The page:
X-Play Fallout 3 Special

If you’re like me, you probably can’t even find G4TV on your television dial and luckily for us the good people at G4 know this.  They’ve posted up their Fallout 3 X-Play special on the internets for all to see.  Included is some great footage of Rivet City and commentary from Todd, Pete, Istvan and my personal favorite Emil (do moar interviews, plz).

Gamasutra Interviews Todd

Gamasutra has posted an interview with Todd Howard.  While light on Fallout 3 details the interview does go into some of Todd’s view on game design:

As a game director — and it’s not like this is the first time you’ve done this — how do you even approach something like this? It seems like such a fairly monumental task, on two fronts: one, it’s just the issue of making a game this big, but you guys have done that before. But then there’s also the issue of inheriting that IP. Not that you’re doing it alone, but it seems like a pretty substantial undertaking. How do you approach that?

TH: The good thing with Fallout is that…  from a workflow standpoint — I mean how we go about what we do — it’s similar to what we do with Elder Scrolls, where it’s very big, and it’s an established world — whether or not  we’ve established it, or somebody else. The Elder Scrolls [world] is so big that no one person can remember it all, so when we think up stuff, we have to go research it. Like, “What did it say in this book in Daggerfall?” It’s so much stuff. So we go through the same work with Fallout.

And frankly, it was a very nice change of pace for us. We were really excited to do the project. So, I think we’re kind of used to doing it; I don’t know that there’s something specific I could point to, and go, “Here’s how we go about it.”

The one thing we do is we lay out the world. One of the first things we do is draw the map, and come up with the people and places. And the rest of it comes out of that. I mean, in Fallout, we knew we wanted to have vaults.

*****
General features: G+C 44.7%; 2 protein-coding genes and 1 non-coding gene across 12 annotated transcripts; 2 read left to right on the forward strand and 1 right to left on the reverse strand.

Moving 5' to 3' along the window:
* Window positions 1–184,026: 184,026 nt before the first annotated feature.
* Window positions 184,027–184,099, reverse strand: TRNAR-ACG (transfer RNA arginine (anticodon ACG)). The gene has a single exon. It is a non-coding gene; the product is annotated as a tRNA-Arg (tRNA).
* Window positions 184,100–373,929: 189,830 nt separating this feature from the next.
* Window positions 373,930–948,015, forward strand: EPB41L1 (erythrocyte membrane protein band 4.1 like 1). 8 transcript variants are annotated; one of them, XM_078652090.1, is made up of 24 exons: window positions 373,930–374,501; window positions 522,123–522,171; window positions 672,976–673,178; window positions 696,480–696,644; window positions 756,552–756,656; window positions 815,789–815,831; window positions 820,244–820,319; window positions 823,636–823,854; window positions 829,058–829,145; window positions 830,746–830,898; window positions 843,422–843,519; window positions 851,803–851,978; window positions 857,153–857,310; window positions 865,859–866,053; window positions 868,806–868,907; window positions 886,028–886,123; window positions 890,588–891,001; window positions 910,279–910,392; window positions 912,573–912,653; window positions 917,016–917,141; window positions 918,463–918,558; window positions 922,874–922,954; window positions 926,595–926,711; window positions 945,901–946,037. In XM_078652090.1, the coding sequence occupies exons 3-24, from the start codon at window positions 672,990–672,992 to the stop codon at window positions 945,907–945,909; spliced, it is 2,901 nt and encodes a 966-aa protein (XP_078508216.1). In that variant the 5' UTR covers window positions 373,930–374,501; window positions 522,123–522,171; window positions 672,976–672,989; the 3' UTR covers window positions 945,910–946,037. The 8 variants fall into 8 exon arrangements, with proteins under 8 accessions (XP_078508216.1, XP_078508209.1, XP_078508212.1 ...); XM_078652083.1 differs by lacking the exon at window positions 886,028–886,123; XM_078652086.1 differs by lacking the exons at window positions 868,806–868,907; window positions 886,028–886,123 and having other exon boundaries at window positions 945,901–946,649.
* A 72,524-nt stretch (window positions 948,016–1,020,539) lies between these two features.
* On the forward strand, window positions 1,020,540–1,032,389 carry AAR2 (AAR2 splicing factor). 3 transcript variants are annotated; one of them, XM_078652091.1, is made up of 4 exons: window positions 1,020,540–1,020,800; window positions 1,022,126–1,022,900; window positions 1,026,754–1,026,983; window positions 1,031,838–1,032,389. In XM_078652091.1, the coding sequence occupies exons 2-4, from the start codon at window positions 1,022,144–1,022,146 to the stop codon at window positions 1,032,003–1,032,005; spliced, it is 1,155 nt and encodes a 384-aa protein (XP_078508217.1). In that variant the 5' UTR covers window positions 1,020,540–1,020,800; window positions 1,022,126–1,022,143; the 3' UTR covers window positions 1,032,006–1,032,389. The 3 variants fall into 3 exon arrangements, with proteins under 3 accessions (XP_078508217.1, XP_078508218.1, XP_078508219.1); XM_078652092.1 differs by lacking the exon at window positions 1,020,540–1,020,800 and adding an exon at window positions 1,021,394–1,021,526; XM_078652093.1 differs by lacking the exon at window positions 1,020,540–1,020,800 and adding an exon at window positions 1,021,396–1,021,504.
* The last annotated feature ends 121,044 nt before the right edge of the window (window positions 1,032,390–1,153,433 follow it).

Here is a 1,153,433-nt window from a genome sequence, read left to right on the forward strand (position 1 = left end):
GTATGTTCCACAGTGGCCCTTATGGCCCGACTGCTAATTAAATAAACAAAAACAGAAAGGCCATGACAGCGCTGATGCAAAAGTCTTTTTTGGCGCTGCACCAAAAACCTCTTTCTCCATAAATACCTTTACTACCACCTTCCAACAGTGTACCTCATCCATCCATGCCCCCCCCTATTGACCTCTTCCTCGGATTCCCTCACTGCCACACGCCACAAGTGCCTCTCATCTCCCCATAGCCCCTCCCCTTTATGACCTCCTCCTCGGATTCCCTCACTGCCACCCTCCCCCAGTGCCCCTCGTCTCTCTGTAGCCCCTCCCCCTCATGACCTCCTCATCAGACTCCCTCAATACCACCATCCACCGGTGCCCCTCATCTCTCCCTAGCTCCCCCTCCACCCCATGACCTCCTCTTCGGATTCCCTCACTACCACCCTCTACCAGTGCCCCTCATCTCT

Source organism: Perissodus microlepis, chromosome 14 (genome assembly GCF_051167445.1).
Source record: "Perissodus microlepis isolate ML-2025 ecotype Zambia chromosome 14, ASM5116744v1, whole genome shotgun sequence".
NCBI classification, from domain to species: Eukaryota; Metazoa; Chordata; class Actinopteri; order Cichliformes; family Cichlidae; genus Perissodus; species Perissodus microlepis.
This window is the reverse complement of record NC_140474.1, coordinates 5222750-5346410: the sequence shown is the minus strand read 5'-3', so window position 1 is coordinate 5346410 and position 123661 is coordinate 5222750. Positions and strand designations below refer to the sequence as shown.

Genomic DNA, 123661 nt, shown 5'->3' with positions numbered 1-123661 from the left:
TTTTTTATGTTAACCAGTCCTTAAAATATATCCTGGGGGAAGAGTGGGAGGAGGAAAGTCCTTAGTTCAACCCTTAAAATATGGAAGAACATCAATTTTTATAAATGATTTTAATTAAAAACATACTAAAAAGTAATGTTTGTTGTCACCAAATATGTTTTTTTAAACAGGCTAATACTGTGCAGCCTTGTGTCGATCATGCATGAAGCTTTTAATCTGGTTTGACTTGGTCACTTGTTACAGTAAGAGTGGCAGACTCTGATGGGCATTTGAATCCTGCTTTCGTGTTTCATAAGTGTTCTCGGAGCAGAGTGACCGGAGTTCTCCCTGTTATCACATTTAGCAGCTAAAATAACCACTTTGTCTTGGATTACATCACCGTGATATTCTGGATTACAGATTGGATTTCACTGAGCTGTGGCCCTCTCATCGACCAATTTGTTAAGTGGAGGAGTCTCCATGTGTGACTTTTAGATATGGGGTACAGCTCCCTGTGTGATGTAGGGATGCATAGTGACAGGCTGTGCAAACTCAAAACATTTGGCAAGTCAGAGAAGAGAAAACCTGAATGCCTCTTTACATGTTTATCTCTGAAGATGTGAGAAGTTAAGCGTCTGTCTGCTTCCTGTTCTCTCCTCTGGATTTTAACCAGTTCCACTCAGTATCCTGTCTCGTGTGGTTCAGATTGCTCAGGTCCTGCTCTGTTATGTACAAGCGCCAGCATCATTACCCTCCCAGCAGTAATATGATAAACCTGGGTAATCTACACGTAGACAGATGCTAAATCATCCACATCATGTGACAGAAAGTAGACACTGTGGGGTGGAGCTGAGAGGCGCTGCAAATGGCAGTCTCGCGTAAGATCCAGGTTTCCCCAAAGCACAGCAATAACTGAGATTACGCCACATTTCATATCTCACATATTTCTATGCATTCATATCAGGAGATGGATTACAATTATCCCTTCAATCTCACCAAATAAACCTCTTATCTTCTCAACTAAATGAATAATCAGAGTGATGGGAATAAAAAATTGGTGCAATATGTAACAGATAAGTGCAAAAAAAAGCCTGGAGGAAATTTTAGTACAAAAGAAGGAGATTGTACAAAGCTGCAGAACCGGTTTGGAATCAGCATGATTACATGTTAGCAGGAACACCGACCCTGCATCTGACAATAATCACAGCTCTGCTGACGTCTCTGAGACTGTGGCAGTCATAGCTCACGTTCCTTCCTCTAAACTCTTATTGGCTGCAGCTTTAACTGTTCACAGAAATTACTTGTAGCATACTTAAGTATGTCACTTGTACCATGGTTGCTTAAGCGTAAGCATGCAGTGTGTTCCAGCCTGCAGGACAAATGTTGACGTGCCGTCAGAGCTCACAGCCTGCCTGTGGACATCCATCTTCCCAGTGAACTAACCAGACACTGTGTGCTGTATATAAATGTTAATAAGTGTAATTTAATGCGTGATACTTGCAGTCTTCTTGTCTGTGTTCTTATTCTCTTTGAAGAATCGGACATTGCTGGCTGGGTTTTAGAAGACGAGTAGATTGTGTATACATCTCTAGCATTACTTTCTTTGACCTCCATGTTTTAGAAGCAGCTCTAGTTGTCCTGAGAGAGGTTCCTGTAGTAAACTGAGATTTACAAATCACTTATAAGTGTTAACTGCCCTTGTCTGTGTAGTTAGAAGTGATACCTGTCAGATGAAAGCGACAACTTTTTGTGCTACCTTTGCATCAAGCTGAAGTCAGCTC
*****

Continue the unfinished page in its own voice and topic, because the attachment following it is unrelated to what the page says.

I usually come up with — this is bizarre — the first thing I always come up with is the beginning of the game, and the interface. I don’t know why. Like, how does it start, and what’s the interface. There’s no reason for that; it’s just what goes on.

And we knew we wanted to start in the vault, and play through. I’ve always been interested in games that just start, and you play them; the character generation is part of the game. An early influence is Indiana Jones and the Fate of Atlantis.

Check out the full interview over yonder.

This newsbit pilfered mercilessly from Kharn.

Message in a Todd Bottle

Howard during his Mars hollidays

Howard during his Mars hollidays

For only the third time in four years Bethsoft Executive Producer and Fallout 3 Lead Todd Howard leaves a message on the Bethesda Games forum:

See, I read the forums too.

Thanks to everyone here that has supported us and our games over the years. I really enjoyed meeting so many of you at PAX, and I know Pete, Emil, Istvan, and Matt did as well. It was, by far, our favorite convention ever. We really do have the best fans in the world, and we take both the praise and criticism the way it’s intended – to help us make better games.

Maybe someday we’ll be popular enough to have a “Bethfest!” and you can meet the whole team of over 100 people that work on these games. I assure you, they’re some of the most dedicated and amazing people you’d ever meet.

In other news this blog will return for the regular news service next Wednesday or Thursday. I’ll still be available on Meebo or mail.

Team XBox Interviews Howard

Not Todd Howard

Not Todd Howard

Team XBox interviews Todd Howard:

What are you doing right now, just tweaks and bug fixes?